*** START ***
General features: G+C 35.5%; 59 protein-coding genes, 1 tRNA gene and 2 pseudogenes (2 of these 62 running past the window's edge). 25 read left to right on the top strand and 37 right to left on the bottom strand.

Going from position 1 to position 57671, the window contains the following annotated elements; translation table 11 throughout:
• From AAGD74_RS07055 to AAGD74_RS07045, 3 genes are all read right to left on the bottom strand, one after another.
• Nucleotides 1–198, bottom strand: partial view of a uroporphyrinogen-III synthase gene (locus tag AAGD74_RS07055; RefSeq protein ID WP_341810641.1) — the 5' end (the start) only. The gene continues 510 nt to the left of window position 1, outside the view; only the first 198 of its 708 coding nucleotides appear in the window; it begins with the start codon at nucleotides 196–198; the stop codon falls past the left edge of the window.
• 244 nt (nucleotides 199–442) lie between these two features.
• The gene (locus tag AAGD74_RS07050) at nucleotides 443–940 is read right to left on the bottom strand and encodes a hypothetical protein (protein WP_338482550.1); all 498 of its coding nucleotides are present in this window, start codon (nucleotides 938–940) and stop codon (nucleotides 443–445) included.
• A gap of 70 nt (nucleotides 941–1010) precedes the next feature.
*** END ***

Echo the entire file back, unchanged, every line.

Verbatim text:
General features: G+C 35.5%; 59 protein-coding genes, 1 tRNA gene and 2 pseudogenes (2 of these 62 running past the window's edge). 25 read left to right on the top strand and 37 right to left on the bottom strand.

Going from position 1 to position 57671, the window contains the following annotated elements; translation table 11 throughout:
• From AAGD74_RS07055 to AAGD74_RS07045, 3 genes are all read right to left on the bottom strand, one after another.
• Nucleotides 1–198, bottom strand: partial view of a uroporphyrinogen-III synthase gene (locus tag AAGD74_RS07055; RefSeq protein ID WP_341810641.1) — the 5' end (the start) only. The gene continues 510 nt to the left of window position 1, outside the view; only the first 198 of its 708 coding nucleotides appear in the window; it begins with the start codon at nucleotides 196–198; the stop codon falls past the left edge of the window.
• 244 nt (nucleotides 199–442) lie between these two features.
• The gene (locus tag AAGD74_RS07050) at nucleotides 443–940 is read right to left on the bottom strand and encodes a hypothetical protein (protein WP_338482550.1); all 498 of its coding nucleotides are present in this window, start codon (nucleotides 938–940) and stop codon (nucleotides 443–445) included.
• A gap of 70 nt (nucleotides 941–1010) precedes the next feature.